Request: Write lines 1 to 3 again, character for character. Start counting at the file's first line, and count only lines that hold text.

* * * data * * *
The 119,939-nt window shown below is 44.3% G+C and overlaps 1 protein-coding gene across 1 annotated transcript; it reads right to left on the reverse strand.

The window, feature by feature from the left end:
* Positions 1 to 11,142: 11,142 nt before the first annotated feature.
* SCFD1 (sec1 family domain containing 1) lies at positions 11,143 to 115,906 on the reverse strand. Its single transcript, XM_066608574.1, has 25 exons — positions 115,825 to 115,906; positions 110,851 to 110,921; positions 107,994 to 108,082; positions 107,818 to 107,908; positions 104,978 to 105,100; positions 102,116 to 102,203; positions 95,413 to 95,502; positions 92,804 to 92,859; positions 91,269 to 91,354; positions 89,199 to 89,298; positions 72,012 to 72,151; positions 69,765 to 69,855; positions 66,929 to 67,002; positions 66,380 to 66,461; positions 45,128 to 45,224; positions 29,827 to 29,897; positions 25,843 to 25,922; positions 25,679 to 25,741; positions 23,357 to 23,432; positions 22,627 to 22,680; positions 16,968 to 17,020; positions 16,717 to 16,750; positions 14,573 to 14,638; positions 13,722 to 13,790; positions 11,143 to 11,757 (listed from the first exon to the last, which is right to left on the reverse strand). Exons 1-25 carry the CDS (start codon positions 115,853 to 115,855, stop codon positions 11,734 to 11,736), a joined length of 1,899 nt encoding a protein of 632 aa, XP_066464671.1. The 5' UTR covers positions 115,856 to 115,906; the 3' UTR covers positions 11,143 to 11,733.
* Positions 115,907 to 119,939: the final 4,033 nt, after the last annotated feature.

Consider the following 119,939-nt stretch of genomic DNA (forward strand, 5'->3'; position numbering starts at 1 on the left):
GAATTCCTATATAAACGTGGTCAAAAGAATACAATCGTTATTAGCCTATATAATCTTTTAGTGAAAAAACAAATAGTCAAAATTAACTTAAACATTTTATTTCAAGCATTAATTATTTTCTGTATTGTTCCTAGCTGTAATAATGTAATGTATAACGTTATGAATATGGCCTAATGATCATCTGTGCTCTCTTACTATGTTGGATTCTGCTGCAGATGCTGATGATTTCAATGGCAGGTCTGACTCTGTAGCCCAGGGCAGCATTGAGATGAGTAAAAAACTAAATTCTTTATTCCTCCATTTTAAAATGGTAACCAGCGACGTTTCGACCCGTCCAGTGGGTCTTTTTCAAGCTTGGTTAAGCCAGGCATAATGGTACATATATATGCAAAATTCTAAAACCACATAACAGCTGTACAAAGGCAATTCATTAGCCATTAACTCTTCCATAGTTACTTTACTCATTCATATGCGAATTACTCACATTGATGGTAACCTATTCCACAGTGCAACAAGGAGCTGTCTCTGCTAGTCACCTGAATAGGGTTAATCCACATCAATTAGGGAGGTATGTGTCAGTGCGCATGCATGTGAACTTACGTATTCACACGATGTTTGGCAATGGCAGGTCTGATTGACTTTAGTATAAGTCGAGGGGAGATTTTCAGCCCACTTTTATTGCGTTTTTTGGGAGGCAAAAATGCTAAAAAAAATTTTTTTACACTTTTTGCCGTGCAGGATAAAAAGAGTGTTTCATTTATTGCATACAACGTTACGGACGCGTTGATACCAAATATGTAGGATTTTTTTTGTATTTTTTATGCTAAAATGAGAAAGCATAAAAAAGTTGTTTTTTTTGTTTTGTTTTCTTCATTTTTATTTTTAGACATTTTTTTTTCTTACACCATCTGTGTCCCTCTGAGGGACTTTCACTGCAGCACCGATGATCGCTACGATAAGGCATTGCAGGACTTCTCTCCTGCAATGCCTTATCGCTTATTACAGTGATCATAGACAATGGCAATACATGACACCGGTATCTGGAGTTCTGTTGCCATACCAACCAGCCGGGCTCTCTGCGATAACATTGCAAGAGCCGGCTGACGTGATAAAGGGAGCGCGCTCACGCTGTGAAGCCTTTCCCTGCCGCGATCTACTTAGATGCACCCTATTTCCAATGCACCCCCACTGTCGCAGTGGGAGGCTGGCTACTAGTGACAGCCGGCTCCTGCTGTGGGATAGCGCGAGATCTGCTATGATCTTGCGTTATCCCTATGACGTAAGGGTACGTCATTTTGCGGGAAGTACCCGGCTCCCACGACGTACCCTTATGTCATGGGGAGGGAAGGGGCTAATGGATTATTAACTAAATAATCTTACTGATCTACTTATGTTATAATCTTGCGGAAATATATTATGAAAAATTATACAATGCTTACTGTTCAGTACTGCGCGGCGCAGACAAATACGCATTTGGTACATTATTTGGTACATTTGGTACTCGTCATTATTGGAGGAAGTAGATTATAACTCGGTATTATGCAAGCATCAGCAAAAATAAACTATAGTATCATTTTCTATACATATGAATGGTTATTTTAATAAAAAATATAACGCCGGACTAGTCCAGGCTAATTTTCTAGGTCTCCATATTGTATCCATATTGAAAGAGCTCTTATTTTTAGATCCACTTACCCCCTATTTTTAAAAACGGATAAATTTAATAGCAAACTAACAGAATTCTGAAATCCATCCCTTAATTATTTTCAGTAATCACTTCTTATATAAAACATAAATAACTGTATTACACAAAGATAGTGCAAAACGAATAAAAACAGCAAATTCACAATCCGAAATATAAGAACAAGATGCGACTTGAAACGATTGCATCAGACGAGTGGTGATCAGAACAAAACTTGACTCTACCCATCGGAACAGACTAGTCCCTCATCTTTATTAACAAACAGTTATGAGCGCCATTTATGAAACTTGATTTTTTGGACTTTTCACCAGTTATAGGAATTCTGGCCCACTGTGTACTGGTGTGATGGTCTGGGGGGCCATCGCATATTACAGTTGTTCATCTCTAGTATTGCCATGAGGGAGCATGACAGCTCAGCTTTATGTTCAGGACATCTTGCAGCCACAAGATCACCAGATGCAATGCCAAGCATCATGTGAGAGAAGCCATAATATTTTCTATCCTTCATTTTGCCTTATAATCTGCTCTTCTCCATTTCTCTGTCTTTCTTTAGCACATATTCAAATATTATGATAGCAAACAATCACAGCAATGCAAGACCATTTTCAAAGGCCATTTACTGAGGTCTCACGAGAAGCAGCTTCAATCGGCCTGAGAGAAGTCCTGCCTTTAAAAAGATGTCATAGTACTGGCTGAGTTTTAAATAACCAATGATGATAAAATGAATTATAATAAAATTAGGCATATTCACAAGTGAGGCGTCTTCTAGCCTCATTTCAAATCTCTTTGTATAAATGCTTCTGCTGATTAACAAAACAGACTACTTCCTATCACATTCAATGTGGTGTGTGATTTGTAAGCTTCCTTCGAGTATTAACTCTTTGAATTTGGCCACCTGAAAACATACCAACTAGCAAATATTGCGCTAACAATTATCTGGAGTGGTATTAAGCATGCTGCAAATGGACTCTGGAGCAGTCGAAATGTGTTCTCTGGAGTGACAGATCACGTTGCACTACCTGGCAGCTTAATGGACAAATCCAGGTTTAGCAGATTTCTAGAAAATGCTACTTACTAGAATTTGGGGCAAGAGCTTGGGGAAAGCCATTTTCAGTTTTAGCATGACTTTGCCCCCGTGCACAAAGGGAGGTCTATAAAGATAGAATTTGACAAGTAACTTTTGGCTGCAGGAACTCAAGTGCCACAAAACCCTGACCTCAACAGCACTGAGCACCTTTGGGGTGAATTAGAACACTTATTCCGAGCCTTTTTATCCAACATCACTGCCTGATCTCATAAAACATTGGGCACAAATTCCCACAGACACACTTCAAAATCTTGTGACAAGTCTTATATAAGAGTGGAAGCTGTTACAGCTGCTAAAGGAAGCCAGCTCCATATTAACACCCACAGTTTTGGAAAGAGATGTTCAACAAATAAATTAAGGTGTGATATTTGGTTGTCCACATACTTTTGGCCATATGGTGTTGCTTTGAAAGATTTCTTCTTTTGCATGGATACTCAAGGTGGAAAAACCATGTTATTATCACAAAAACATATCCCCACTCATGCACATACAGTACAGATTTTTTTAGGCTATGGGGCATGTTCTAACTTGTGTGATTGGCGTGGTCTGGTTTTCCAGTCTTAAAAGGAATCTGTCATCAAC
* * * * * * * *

The 119,939-nt window shown below is 44.3% G+C and overlaps 1 protein-coding gene across 1 annotated transcript; it reads right to left on the reverse strand.

The window, feature by feature from the left end:
* Positions 1 to 11,142: 11,142 nt before the first annotated feature.